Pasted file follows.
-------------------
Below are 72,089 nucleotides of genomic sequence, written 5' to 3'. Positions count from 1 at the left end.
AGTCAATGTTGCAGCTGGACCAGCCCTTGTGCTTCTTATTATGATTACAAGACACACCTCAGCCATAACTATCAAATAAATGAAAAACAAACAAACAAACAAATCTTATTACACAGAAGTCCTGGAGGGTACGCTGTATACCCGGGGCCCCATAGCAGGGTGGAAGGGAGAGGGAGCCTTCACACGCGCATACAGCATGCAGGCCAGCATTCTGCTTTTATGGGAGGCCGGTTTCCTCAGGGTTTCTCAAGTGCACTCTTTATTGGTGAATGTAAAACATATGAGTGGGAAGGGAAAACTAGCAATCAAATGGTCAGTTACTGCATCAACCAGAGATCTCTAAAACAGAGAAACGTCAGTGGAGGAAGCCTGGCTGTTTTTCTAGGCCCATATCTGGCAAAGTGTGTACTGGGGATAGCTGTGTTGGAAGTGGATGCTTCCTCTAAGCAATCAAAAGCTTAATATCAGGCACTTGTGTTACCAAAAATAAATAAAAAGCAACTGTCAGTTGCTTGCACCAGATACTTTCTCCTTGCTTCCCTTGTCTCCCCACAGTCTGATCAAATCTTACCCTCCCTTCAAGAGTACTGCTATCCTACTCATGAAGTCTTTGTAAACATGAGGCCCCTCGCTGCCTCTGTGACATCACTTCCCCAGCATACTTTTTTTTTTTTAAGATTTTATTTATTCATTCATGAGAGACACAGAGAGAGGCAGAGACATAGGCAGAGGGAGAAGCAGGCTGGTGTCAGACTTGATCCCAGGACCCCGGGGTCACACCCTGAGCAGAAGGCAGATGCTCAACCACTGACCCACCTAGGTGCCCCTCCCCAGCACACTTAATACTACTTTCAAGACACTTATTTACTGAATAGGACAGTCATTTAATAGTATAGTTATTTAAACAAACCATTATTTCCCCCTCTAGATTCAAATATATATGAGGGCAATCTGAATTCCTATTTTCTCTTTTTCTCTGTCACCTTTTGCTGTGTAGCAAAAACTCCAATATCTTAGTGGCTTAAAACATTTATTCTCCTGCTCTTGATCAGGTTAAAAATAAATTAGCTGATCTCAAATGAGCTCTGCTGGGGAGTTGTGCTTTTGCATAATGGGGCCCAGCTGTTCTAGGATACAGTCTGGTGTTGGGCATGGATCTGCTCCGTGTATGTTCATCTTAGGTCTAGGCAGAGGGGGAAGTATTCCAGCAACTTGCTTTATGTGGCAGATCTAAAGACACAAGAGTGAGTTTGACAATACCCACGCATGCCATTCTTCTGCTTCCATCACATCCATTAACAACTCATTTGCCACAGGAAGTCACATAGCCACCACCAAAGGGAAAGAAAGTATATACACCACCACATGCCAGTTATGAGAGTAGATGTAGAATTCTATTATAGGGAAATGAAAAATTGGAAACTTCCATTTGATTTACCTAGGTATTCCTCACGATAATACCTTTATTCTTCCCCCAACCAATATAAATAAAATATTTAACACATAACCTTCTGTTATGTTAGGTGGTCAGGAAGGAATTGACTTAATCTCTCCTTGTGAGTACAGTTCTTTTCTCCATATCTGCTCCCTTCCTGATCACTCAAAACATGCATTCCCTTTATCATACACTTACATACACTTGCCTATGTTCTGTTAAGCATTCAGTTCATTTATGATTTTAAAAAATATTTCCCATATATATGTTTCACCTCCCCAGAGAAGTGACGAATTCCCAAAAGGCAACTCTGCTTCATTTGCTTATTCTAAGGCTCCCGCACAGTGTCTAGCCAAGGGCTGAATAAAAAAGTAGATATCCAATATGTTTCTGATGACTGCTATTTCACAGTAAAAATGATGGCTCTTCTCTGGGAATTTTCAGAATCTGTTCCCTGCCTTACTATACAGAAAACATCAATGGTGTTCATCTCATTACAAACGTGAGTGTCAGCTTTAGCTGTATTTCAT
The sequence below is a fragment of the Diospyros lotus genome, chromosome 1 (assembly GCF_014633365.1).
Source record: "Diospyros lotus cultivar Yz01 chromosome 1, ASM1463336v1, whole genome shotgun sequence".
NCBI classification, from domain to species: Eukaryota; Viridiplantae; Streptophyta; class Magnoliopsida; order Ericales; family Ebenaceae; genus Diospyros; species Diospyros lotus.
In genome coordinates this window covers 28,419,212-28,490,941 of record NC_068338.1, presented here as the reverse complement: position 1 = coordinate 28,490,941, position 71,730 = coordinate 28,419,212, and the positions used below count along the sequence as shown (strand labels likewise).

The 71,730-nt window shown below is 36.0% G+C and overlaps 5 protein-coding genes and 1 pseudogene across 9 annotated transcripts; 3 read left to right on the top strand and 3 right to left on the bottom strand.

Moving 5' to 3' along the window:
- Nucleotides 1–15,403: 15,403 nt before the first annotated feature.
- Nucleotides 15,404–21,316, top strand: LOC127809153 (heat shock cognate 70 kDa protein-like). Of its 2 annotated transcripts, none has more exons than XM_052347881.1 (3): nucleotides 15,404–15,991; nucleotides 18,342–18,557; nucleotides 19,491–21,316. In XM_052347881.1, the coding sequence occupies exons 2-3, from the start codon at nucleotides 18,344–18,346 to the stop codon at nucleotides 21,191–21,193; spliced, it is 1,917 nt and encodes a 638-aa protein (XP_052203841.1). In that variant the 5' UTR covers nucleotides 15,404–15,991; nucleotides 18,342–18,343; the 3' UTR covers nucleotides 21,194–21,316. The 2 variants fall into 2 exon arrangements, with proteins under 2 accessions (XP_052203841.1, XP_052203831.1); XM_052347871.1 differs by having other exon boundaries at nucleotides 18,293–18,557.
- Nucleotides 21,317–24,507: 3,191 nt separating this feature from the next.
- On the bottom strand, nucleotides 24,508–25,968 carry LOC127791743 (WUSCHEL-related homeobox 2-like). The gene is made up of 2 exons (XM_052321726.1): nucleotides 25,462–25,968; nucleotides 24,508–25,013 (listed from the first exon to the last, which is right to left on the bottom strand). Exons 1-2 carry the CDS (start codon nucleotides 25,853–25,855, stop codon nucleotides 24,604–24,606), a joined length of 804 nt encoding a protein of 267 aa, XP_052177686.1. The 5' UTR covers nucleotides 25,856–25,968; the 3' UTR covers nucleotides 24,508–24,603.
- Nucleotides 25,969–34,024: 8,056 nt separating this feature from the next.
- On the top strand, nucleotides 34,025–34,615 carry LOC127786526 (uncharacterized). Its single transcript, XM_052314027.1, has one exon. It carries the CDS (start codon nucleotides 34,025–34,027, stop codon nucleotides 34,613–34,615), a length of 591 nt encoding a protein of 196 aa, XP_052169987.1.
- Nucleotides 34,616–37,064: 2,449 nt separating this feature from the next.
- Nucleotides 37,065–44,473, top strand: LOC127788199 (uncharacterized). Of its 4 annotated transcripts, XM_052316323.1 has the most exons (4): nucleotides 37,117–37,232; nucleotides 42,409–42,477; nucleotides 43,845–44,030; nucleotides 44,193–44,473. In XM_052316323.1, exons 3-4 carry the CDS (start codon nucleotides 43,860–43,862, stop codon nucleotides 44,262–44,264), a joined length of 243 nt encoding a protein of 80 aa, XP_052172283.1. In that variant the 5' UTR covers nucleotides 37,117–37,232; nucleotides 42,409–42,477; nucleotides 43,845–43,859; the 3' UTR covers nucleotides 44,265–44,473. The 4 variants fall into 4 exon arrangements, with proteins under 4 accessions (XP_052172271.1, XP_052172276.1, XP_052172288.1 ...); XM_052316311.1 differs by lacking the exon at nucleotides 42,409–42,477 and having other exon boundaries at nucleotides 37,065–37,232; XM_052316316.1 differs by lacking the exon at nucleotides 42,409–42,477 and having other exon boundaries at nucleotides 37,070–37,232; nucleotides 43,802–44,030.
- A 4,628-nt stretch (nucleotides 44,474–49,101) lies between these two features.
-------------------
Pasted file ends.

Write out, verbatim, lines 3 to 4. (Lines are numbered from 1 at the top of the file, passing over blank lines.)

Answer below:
The sequence below is a fragment of the Diospyros lotus genome, chromosome 1 (assembly GCF_014633365.1).
Source record: "Diospyros lotus cultivar Yz01 chromosome 1, ASM1463336v1, whole genome shotgun sequence".